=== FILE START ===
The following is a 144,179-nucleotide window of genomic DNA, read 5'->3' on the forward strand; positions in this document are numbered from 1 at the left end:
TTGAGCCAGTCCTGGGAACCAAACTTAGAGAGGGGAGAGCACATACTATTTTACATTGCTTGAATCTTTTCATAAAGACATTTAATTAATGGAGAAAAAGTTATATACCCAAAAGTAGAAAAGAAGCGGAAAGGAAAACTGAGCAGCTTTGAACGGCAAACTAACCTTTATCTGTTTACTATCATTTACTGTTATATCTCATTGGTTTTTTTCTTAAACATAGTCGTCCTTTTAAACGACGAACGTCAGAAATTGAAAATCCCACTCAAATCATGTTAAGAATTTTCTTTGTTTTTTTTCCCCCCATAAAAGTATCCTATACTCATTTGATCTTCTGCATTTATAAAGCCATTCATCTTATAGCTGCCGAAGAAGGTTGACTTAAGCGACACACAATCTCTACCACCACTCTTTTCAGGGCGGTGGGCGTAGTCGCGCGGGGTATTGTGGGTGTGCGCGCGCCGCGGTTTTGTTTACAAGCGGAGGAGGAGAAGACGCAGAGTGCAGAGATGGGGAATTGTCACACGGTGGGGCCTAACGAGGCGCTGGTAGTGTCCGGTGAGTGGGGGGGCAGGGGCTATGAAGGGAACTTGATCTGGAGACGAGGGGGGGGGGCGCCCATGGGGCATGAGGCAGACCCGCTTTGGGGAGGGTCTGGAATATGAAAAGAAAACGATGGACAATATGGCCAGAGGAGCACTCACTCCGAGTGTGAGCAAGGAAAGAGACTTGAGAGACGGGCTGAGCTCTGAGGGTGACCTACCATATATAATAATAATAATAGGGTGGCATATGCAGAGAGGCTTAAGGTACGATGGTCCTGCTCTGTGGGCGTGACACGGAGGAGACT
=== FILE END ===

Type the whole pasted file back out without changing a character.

The following is a 144,179-nucleotide window of genomic DNA, read 5'->3' on the forward strand; positions in this document are numbered from 1 at the left end:
TTGAGCCAGTCCTGGGAACCAAACTTAGAGAGGGGAGAGCACATACTATTTTACATTGCTTGAATCTTTTCATAAAGACATTTAATTAATGGAGAAAAAGTTATATACCCAAAAGTAGAAAAGAAGCGGAAAGGAAAACTGAGCAGCTTTGAACGGCAAACTAACCTTTATCTGTTTACTATCATTTACTGTTATATCTCATTGGTTTTTTTCTTAAACATAGTCGTCCTTTTAAACGACGAACGTCAGAAATTGAAAATCCCACTCAAATCATGTTAAGAATTTTCTTTGTTTTTTTTCCCCCCATAAAAGTATCCTATACTCATTTGATCTTCTGCATTTATAAAGCCATTCATCTTATAGCTGCCGAAGAAGGTTGACTTAAGCGACACACAATCTCTACCACCACTCTTTTCAGGGCGGTGGGCGTAGTCGCGCGGGGTATTGTGGGTGTGCGCGCGCCGCGGTTTTGTTTACAAGCGGAGGAGGAGAAGACGCAGAGTGCAGAGATGGGGAATTGTCACACGGTGGGGCCTAACGAGGCGCTGGTAGTGTCCGGTGAGTGGGGGGGCAGGGGCTATGAAGGGAACTTGATCTGGAGACGAGGGGGGGGGGCGCCCATGGGGCATGAGGCAGACCCGCTTTGGGGAGGGTCTGGAATATGAAAAGAAAACGATGGACAATATGGCCAGAGGAGCACTCACTCCGAGTGTGAGCAAGGAAAGAGACTTGAGAGACGGGCTGAGCTCTGAGGGTGACCTACCATATATAATAATAATAATAGGGTGGCATATGCAGAGAGGCTTAAGGTACGATGGTCCTGCTCTGTGGGCGTGACACGGAGGAGACT